HOLY S–T!!! I myself have heard this more than once as well so the apple must not have fallen far from the tree. On this past Thanksgiving weekend, (irony completely intended but not intentional if that makes sense??!!) my dad and I were driving along the worst culprit of the disease there is, the North Umpqua River in southern Oregon.
For once the water was in amazing shape and we were both really excited to fish so every time the river was by the road, our chiropractic neglected necks would literally pop!
Then it happened…dad was watch the river not the road and as I looked up, HOLY S–T escaped as we were well across the center line on a road owned by logging trucks.
None were there and we gave extra thanks on Turkey day for that and the beauty of the river itself. There simply is no cure for this affliction, fly rods in car or not, doesn’t matter. All you can do is fish hard and hope for the same luck we came away with…AGAIN!!
Here is wishing everyone in the world a happy and safe Thanksgiving weekend and a reminder that the fish don’t know it is snowing so get out and freeze a line!! As long as it stays cold, there are fish around and all the rivers in the region are in good shape so no excuses unless your waders leak, and even then…
For those who enjoy stirring the soup as I do and can laugh about, this is pretty funny. For those who take their steelhead fly fishing a bit too seriously, better not watch/listen. Or maybe you should as this might get you to relax a bit…
There is a commonality amongst us EWA and related folk. Sometimes it is hard to find, other times it is getting hit by a truck obvious. The latter is the case as one of my best friends Dylan Rose of Skate the Fly tells it like it is on his blog, here is an excerpt:
“If you find yourself blaming the fact that you can’t buy a fish because there’s too many people in your honey hole, you probably just suck. Local fly shops have great, low cost fly fishing classes these days, check one out. I’m sick of the regressive old school fly fishing paradigm that says you have to somehow be initiated into the club before you can drift your Elk Hair Caddis in a sweet riffle. If Oprah spawns a new fly angler, and they grow their addiction to the point where they feel a sickness in the pit of their stomach at the thought of their favorite river, lake or local beach becoming a sludgy toxic waste dump, then more the merrier.” Read more here
1. We close most of our rivers for the month of May to protect wild steelhead during their most prolific spawning season.
2. We managed for the much of the past decade the season of March and April on many of our steelhead rivers in the region to protect the “native” steelhead returning with catch and release regulations. This did include some of these O.P. rivers.
3. This left the early returning fish for decades, and I mean decades to be demolished if not nearly decimated by every sort of method imaginable. To the point where most of us didn’t really expect to see a wild fish until early to mid February because there just weren’t that many anyway.
After a little deeper read into this, if the previous catch and release regs remain in place for wild fish on those rivers, then this effectively shortens the catch and kill season, for real and is as a reader put it, “…a step in the right direction.”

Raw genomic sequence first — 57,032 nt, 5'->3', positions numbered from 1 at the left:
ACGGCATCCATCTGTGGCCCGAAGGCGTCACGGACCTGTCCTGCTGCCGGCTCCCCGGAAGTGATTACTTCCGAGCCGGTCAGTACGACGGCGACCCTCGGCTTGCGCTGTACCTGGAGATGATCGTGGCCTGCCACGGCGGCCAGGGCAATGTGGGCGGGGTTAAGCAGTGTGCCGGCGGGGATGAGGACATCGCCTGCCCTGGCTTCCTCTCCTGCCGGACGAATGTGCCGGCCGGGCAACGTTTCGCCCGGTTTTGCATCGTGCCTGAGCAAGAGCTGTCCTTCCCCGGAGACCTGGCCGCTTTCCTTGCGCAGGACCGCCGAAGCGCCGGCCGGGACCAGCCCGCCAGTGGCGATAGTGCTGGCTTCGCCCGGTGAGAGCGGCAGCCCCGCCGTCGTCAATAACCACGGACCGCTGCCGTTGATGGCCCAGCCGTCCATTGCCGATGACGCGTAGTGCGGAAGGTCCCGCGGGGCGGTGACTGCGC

Here it is straight from WDFW
Wild steelhead retention on eight Olympic Peninsula rivers opens Feb. 16, 2010
OLYMPIA – The Washington Department of Fish and Wildlife (WDFW) is reminding anglers that they will not be allowed to catch and keep wild steelhead on eight Olympic Peninsula rivers until mid-February.
Earlier this year, the annual opening date for wild steelhead retention was changed from Dec. 1 to Feb. 16 on eight rivers with fisheries for wild steelhead.
That change, adopted by the Washington Fish and Wildlife Commission last February, applies to fisheries for wild steelhead on the Bogachiel, Calawah, Clearwater, Dickey, Hoh, Quillayute, Quinault and Sol Duc rivers. Those eight rivers are the only waters in Washington where wild steelhead retention is allowed.
The change does not affect fisheries currently under way for hatchery-reared steelhead – identifiable by their missing adipose or ventral fin.
The commission, which sets policy for WDFW, changed the opening date for wild steelhead retention to protect the early portion of the run, said Bob Leland, WDFW’s steelhead program manager. He noted, however, that anglers will still have an opportunity to catch and keep a wild fish during the peak of the return in late spring.
“Making this change will help to maintain the diversity of the run – including a range of late and early returning fish – that is important in preserving the wild steelhead population,” Leland said.
As before, anglers will be allowed to retain one wild steelhead per license year on one of the eight rivers. For more information on season dates and fishing rules, check the Fishing in Washington regulation pamphlet at http://wdfw.wa.gov/fishing/regulations/ .
Leland said the change is consistent with WDFW’s Statewide Steelhead Management Plan, which was approved by the commission in 2008. The statewide plan, available on WDFW’s website at http://wdfw.wa.gov/conservation/fisheries/steelhead/ , sets out a variety of conservation policies to guide fisheries management, hatchery operations and habitat-restoration programs.
Leland said anglers should be aware that the sportfishing rules adopted by the commission earlier this year also include regulations that prohibit the retention of wild steelhead on the Green (Duwamish), Pysht and Hoko rivers. The change is designed to protect wild steelhead on the three rivers, where wild runs have recently been in decline.